This prototype is as sophisticated as ever a finished article could be."

Boston Museum of Fine Arts in Boston, Massachusetts, USA (Photo: Nigel Young)

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Boston Museum of Fine Arts in Boston, Massachusetts, USA (Photo: Nigel Young)

Boston Museum of Fine Arts
Boston, Massachusetts, USA

Architect: Foster and Partners            
Client: Museum of Fine Arts Boston
Contractor: John Moriarty & Associates
Contract Value: $180m    
Date of completion: Nov 2010
Gross internal area: 11,270 sq m

Jury Verdict: "The maestro has re-orchestrated one of the world’s great galleries, sampling some of his greatest hits - the Great Court of the British Museum and the Reichstag – to re-instate Guy Lowell’s Beaux Arts plan, while at the same time introducing light and clarity.  The created space houses the Art of the Americas Wing with no fewer than 53 new galleries arranged over four storeys.  All this against the backdrop of the work of no-bit-part player I M Pei, whose previous extension Foster’s have restored along with Lowell’s original.

In another Great Court moment the architects have reprised the colonisation of a courtyard with a glass-covered cafe and special exhibitions gallery incorporating state of the art climate control.  This is consummate architecture."

North College, Rice University in Houston, Texas, USA (Photo: Robert Benson)

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North College, Rice University in Houston, Texas, USA (Photo: Robert Benson)

North College, Rice University
Houston, Texas, USA

Architect: Hopkins Architects Partnership       
Client: Barbara White Bryson
Client: Virginia Museum of Fine Arts
Contractor: Linbeck Group
Structural Engineer: Haynes Waley Associates / Ulrich Engineers
Contract Value: $110m   
Date of completion: August 2009
Gross internal area: 300,000 sq m

Jury Verdict: "On a campus established in 1912 and amid a zoo of more recent additions by James Stirling and Michael Wilford, Cesar Pelli, Ricardo Bofill and others, Hopkins Architects were commissioned to design two new colleges, McMurtry and Duncan, providing a total of approximately 400 rooms, housing up to 650 students. Each quadrangle is completed by a ‘commons’ or dining space, the communal heart of the colleges.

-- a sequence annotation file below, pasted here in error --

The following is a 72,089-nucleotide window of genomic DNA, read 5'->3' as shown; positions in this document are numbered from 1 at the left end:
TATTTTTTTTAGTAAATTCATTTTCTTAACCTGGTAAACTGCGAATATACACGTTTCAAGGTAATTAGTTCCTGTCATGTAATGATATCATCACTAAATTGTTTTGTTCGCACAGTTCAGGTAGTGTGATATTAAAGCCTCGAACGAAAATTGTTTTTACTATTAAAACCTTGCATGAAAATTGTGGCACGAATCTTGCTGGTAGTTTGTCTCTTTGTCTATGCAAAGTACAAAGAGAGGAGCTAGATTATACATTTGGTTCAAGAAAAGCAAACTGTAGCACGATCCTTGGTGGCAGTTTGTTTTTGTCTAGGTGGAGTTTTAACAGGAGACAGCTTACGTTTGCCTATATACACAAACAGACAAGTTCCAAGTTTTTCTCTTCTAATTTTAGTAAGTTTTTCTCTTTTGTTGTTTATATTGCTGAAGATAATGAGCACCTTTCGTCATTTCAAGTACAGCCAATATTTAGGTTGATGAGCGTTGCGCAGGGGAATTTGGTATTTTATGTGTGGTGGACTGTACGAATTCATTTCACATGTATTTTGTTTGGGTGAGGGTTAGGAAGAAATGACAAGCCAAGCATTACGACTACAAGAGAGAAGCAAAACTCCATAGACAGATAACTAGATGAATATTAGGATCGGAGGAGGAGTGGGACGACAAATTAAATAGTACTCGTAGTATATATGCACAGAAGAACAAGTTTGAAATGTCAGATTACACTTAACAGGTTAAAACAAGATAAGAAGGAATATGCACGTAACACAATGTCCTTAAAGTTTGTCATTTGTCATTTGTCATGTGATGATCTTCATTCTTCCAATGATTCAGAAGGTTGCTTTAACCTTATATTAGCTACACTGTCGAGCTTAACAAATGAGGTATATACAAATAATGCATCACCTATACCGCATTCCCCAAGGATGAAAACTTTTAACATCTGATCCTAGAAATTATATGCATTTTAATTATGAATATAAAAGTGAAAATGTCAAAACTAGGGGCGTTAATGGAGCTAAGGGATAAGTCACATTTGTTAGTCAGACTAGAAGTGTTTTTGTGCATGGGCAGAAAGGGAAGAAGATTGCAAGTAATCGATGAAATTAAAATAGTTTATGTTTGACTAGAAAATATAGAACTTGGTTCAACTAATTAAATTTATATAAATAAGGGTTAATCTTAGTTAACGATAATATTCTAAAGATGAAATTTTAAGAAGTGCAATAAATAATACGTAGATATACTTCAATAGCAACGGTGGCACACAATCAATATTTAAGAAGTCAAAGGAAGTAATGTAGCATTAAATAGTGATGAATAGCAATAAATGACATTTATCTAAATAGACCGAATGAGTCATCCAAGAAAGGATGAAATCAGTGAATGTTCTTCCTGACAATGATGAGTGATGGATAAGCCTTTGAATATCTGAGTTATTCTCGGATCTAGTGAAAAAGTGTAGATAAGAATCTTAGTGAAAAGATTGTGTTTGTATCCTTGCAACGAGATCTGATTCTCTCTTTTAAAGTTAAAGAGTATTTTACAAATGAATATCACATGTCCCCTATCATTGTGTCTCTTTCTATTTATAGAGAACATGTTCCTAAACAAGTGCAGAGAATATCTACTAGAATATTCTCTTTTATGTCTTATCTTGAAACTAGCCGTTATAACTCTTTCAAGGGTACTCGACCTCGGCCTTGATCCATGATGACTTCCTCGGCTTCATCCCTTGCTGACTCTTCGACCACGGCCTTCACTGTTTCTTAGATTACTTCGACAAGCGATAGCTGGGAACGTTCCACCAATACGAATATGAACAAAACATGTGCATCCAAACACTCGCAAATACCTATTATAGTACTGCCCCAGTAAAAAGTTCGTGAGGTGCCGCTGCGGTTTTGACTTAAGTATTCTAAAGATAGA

Walls are self-supporting of 8 inch deep bricks, reflecting the rich character of existing campus buildings, using a high lime content mortar, so that the bricks span across each façade of the building without being broken by expansion joints. This material honesty took the Texas construction industry by surprise and required extensive dialogue between architect, client, engineers and contractor."

Virginia Museum of Fine Arts in Richmond, Virginia, USA (Photo: Travis Fullerton, Virginia Museum of Fine Arts)

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Virginia Museum of Fine Arts in Richmond, Virginia, USA (Photo: Travis Fullerton, Virginia Museum of Fine Arts)

Virginia Museum of Fine Arts
Richmond, Virginia, USA

Architect: Rick Mather Architects    
Executive Architects: SMBW
Client: Virginia Museum of Fine Arts
Contract Value: $150 m    
Date of completion: April 2010
Gross internal area: 165,000 sq.ft./15,330m² New Build,  42,000 sq.ft./3,900m² Renovation

Jury Verdict: "Rick Mather has returned to his homeland to add a new wing to Richmond’s Museum of Fine Arts.  The project provides not only three new floors of gallery space, it also adds a shop, library, lecture hall, conservation studios, offices and a cafe and restaurant overlooking a four acre sculpture garden.  

This is Mather at his best: making sense of what is there but adding his own finely-honed stamp.  The museum, which used to turn its back on the city with it blind facades, now addresses the grand boulevard on which it is sited in a very civic manner with a 40 foot high window of low-energy glass. Materially the building takes its cue from the old in its use of limestone. This is masterful city-making."